Procopius’s position towards Theodahad in theGothic Waris usually critical. The only exception is represented by the letter that the king sent to Justinian by means of the legate Peter for the purpose of putting an end to the hostilities. According to the historian of Caesarea, this occurred when Theodahad, having learned that Belisarius had completed the conquest of Sicily, decided to negotiate with the emperor for the surrender of his kingdom.¹ This letter, which serves as the frame for the following chapter, contains all the elements that Procopius knew of Theodahad’s personality. The historian concisely references all the...

  7. Chapter Two Theodahad the Noble
    (pp. 41-58)

    As we have seen, it is reasonable to believe that Theodahad was born in the home of his uncle, and that he spent part of his youth in Ravenna, where he possibly stayed after his mother remarried, and which he had left by 510–11.¹ It was probably in the kingdom’s capital, in that imperial palace which Theoderic contributed to embellish and which is majestically represented in the mosaic of the basilica of Sant’Apollinare Nuovo, that Theodahad was raised and also educated by Roman masters, receiving instruction in letters and in philosophy of which he would later boast.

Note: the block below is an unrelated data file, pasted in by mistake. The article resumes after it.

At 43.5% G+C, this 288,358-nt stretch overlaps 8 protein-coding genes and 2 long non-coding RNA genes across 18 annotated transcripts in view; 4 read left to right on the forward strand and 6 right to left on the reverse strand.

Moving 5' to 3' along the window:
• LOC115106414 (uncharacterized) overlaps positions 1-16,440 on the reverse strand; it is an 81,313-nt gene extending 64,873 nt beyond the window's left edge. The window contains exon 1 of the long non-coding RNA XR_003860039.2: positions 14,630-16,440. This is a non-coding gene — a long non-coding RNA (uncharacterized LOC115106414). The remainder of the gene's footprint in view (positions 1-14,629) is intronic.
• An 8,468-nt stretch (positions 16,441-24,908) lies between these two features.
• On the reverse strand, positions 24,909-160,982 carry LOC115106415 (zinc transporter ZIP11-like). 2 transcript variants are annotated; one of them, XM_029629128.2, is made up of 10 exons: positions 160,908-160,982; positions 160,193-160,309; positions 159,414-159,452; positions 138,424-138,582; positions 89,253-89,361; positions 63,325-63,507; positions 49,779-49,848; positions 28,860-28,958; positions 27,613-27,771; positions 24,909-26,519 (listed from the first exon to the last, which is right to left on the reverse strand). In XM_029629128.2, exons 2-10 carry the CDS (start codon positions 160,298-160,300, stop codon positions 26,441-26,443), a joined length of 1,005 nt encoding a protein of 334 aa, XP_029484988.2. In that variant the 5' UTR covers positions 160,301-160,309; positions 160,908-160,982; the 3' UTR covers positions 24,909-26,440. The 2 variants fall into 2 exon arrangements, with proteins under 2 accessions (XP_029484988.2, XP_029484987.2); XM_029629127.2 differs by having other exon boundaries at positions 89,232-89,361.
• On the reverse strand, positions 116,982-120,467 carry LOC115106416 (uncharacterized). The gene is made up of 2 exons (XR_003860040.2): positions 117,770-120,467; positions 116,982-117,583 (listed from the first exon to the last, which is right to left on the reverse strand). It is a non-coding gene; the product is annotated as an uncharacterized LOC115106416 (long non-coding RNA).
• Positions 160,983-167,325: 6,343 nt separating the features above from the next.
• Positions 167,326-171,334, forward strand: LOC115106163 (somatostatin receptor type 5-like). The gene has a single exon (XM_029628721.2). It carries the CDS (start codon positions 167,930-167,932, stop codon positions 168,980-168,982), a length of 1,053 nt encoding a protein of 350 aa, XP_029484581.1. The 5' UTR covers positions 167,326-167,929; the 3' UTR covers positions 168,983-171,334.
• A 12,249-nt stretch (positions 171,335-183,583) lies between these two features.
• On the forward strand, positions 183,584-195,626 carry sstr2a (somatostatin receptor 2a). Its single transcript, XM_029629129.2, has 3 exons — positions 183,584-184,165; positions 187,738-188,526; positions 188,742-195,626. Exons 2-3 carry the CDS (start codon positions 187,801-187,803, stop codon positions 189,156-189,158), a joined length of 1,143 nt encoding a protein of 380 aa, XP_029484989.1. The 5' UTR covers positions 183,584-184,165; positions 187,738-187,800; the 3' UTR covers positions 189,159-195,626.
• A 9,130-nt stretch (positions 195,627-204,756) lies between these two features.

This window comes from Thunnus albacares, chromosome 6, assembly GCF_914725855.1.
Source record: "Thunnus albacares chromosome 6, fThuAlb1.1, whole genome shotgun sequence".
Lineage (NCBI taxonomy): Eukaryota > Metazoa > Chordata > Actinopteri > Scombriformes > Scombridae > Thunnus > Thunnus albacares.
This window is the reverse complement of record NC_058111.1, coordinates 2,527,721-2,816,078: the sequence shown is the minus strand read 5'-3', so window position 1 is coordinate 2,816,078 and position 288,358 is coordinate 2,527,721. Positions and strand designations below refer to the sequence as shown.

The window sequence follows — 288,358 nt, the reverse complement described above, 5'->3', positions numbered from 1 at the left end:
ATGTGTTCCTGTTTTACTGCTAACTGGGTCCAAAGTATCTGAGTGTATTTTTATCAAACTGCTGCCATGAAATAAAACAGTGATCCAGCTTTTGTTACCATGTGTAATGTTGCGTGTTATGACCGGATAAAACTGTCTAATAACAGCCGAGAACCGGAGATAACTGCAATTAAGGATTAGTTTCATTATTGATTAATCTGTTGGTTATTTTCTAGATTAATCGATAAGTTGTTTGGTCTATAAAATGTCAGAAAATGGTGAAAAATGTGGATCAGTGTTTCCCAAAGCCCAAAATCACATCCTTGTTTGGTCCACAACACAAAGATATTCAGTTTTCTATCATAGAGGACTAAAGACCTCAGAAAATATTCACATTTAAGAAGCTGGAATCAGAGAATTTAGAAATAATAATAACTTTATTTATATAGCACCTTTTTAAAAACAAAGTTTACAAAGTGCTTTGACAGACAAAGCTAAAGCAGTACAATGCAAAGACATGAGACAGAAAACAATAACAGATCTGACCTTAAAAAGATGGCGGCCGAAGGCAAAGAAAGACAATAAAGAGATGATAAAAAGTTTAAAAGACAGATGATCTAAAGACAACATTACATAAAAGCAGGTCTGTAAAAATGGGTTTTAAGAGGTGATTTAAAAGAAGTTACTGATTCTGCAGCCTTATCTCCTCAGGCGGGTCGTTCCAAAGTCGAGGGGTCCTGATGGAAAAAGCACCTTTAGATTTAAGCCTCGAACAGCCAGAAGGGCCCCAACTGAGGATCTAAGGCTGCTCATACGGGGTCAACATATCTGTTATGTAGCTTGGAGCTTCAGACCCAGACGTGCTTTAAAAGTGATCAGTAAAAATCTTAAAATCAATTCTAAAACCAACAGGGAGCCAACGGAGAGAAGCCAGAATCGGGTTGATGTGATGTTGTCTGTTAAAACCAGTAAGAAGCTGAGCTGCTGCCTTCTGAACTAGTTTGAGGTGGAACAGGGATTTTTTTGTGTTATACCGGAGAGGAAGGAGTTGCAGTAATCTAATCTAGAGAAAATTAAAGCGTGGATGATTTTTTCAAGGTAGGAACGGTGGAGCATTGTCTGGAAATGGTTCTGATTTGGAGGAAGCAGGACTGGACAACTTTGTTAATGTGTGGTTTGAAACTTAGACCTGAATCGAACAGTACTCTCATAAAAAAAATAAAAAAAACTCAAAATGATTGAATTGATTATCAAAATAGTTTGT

The influence...

  8. Chapter Three Theodahad the Co-Regent
    (pp. 59-93)

    The close comparison of Procopius’s narration, Cassiodorus’s letters and some other evidence has enabled us to sketch a profile of Theodahad, his education and some stages of his life as a young nobleman. Theodahad’s portrait as it has so far emerged finds strong support in his acts of government, beginning with the period of the co-regency, to which the following chapter is dedicated. This time our guide is mainly Cassiodorus, while Procopius’s account serves to balance our understanding of the events.

    The years that followed Theoderic’s death are among the most difficult to reconstruct.¹ We learn from Cassiodorus’s letters that...

  9. Chapter Four Theodahad the King
    (pp. 94-155)